When I retired in 2003, after 31 years as Princeton’s first in-house lawyer and then as vice president and secretary of the University, one of the principal matters of unfinished business I left behind — with substantial regrets, worries, and misgivings — was adjustment and “restatement” of the Honor Code, which is clearly a core element of Princeton.
During my tenure we had (in our own minds at least) barely withstood a lawsuit (including a trial lasting more than two months) on behalf of a student who challenged basic elements of the Code — which were of course devised in an entirely different era. Other challenges, within the University itself and legal, seemed inevitable.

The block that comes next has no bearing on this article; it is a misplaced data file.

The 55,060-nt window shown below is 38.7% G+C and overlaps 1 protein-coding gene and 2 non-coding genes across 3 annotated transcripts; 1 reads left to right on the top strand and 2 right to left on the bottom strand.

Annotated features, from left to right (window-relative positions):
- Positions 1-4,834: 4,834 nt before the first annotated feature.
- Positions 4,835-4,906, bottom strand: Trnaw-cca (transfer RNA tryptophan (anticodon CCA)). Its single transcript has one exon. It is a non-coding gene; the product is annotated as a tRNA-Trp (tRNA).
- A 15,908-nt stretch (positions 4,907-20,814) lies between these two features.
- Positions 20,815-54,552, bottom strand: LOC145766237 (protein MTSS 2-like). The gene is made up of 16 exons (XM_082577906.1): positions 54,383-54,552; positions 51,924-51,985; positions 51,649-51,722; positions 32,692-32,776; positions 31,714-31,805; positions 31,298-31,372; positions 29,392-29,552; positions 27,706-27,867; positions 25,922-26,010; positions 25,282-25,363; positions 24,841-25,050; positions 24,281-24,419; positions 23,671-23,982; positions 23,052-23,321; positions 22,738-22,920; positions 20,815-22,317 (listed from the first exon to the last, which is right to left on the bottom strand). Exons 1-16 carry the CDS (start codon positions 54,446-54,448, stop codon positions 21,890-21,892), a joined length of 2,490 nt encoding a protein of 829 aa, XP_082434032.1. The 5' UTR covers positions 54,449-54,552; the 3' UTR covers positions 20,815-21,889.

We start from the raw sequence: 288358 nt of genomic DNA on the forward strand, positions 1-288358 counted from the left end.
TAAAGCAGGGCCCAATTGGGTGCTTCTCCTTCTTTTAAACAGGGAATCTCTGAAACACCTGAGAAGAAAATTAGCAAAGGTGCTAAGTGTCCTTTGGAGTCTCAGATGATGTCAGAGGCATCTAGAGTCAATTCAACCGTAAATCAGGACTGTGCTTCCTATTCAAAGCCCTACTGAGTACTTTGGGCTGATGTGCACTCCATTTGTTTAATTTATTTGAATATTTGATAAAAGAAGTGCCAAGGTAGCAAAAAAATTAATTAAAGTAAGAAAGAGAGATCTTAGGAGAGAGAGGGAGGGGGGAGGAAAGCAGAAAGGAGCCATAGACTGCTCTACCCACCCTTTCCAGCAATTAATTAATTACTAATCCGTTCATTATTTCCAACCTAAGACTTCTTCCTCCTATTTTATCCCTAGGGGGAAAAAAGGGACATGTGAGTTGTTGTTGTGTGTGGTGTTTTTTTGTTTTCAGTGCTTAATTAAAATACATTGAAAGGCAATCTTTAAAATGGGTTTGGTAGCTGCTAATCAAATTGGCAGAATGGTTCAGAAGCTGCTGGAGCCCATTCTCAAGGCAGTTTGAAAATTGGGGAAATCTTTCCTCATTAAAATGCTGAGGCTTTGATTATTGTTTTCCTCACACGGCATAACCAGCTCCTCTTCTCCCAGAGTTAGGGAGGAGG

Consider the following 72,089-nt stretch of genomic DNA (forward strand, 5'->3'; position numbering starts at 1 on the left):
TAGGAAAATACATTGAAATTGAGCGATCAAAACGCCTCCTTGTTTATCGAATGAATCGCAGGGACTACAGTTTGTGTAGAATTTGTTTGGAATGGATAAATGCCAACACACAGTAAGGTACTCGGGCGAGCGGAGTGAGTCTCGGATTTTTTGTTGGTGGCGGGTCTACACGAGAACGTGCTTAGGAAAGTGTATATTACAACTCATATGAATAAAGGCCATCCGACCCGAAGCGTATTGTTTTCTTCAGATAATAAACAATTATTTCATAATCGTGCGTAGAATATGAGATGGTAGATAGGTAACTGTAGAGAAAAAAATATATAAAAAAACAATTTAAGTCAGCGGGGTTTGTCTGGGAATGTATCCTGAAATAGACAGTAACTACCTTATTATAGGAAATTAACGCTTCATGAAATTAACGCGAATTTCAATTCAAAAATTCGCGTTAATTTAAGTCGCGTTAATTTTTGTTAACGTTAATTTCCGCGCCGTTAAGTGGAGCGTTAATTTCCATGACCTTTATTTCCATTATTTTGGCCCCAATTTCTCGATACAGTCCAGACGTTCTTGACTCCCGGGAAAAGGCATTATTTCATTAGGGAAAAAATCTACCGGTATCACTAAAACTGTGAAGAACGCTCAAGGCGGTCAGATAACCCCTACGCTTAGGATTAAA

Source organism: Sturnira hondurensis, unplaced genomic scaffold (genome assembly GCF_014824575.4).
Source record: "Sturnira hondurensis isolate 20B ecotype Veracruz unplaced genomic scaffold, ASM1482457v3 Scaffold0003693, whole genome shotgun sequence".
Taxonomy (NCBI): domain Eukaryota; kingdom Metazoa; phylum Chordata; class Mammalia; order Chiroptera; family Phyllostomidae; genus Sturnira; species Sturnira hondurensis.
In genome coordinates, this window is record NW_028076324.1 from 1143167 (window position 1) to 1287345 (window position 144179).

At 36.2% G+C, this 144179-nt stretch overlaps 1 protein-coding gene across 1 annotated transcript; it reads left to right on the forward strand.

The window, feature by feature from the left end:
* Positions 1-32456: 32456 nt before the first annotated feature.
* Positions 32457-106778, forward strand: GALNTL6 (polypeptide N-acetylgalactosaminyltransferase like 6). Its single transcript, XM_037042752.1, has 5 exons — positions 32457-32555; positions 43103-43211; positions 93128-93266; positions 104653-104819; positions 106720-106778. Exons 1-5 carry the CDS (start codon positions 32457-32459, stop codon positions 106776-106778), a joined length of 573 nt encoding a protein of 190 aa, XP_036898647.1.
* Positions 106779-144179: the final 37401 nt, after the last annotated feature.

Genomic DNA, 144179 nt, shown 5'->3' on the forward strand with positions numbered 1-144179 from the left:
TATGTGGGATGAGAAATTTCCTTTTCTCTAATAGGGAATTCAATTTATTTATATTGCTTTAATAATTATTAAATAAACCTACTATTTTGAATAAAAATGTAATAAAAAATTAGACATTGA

The problems that needed to be addressed, as I saw them, were both deeply conceptual (most importantly the inevitable confusion and conflation in today’s hyper-litigious America between the Honor Code — decidedly non-legal in its goals, purposes, and procedures — and civil or criminal court trials); and also matters of technical adjustment (for example, “papers” greatly overtaking “exams,” and the enormous impacts of technology on research and instruction).
While I do not know the specifics of the proposals now being considered on campus as the result of student, faculty, and administrative deliberations and recommendations, I am strongly encouraged that these important issues are being addressed in this way. Reform is an essential part of conserving the most important values.